Rosamund Lupton’s novel ‘Three Hours’ was chosen for this year’s Big Town Read. Always a highlight of the festival, Big Town Read is now in its ninth year. On Sunday October 3, Rosamund Lupton was in Marlborough Town Hall to speak about her novel and to answer questions from the audience, many of whom are members of book groups who have already read and discussed the novel.
‘Three Hours’ is a tense read. Set in an isolated and liberal school in rural Somerset the action is played out over three hours. In the first paragraph the headmaster is seriously wounded and two armed gunmen prowl the school grounds in a snow storm. However, this is not a novel about an American High School style shooting and carnage.
Rosamund Lupton told the audiences, “When I started writing the novel I was struck by the amount of hate speech about – the murder of Jo Cox, attitudes to refugees and the little boy refugee washed up on the beach in Greece. I thought the novel was going to be about hate but it was community, courage and love that propelled me.”
Lupton wants readers to understand the event from multiple points of view, nine in all: the headmaster and various teachers, pupils trapped in several different locations, the police, the two refugee boys who are pupils at the school and who are the only ones who know from experience that there are people you can’t always trust who seem trustworthy.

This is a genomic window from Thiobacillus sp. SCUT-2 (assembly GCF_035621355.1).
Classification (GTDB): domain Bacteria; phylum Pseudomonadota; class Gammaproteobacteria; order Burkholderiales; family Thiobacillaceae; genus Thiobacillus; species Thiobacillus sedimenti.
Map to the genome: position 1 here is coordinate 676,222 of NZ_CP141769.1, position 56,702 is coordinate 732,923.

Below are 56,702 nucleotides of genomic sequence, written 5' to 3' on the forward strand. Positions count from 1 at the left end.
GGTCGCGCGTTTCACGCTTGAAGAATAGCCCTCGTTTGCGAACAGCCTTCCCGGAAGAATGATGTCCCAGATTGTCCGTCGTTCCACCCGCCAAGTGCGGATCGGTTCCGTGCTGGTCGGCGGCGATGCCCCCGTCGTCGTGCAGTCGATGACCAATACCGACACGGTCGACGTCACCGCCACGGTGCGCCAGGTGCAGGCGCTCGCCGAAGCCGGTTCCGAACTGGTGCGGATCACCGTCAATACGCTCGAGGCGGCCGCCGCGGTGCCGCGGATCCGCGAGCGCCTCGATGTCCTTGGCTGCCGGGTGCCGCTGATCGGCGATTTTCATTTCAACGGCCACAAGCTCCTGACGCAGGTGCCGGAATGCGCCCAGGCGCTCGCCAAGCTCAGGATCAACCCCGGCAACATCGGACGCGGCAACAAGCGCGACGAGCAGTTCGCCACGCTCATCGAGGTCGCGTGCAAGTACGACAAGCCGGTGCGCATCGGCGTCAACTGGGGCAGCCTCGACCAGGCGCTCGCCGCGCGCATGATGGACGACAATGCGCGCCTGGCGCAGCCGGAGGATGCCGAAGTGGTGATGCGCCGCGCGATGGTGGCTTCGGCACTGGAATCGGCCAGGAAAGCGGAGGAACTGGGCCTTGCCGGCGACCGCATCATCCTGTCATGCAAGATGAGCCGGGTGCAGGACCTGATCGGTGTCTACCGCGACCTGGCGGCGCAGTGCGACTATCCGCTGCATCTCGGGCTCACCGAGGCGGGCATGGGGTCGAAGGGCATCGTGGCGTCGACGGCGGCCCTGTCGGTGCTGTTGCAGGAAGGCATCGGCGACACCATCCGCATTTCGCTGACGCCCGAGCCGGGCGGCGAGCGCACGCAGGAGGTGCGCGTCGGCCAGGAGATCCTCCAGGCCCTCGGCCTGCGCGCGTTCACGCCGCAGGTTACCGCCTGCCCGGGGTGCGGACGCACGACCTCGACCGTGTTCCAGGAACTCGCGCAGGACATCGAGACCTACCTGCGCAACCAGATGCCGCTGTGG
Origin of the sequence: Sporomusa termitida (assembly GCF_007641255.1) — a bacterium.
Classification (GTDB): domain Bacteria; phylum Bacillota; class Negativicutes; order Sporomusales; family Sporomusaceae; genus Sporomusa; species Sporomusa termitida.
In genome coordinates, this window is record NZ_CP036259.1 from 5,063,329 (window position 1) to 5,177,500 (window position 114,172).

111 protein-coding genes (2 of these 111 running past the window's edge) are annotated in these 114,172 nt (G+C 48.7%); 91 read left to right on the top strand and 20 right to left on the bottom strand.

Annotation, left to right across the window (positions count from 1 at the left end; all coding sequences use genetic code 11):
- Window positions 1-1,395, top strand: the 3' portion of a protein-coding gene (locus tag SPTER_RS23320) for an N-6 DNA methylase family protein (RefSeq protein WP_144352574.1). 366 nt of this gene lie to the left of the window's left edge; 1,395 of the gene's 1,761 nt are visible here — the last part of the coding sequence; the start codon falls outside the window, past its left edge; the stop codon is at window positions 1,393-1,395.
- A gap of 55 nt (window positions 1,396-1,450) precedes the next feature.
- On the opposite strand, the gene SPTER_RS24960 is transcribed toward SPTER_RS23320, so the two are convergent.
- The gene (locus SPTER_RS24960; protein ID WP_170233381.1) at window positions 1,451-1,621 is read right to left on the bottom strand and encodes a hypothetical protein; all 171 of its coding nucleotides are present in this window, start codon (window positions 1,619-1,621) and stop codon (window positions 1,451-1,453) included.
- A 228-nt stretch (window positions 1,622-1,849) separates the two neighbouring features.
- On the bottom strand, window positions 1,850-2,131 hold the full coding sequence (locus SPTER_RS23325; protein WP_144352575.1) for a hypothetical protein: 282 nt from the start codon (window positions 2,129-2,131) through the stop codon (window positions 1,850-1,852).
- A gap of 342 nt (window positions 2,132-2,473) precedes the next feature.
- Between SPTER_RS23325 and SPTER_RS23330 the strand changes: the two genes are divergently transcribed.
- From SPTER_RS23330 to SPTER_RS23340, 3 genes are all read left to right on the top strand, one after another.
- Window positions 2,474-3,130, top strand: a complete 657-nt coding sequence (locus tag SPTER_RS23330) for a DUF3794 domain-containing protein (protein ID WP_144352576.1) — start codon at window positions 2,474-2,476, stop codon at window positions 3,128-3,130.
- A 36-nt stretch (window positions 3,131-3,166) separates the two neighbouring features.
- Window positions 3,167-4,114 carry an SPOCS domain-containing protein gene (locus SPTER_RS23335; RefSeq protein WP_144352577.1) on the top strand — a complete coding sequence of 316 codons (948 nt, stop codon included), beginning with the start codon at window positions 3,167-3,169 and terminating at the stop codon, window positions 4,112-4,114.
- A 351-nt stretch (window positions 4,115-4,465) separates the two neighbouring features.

It is no accident that the drama group in the novel are studying ‘Macbeth’ as Lupton is interested in how someone can become radicalised just as Macbeth is by the witches. “The courage and evil in the play mirror what’s happening in the school,” explained Lupton.
The novel opens with a moment of stillness, and for everyone who is trapped inside the school time runs agonisingly slow. For the police time is running out. There is a dreamlike quality as the headmaster drifts in and out of consciousness and the snow falling muffles sounds and covers tracks. Lupton says, “Outside mirrors inside. Outside doesn’t feel liberating. It feels claustrophobic.”
Lupton shows how easy it is for someone who is vulnerable, friendless and insecure to become radicalised. She also explores the guilt felt by the parent of the character who has been radicalised. “Guilt and blame is not always justified. In modern society we don’t know what’s going on with our kids. It’s much harder than it used to be. The far right have taken advice from Islamic state about how to recruit children.”
“Only love can save us,” says Lupton. “The two characters Hannah and Rafi are buoyed up by love. The teachers show love within the community and take huge risks. I wanted to celebrate that.”
“Love is the most powerful thing there is,” the headmaster tells Hannah in the novel, “the only thing that really matters.”
It is this emphasis on love and community which became so important during lockdown that Lupton believes has helped the novel’s appeal. Certainly those present in Marlborough Town Hall would agree with her.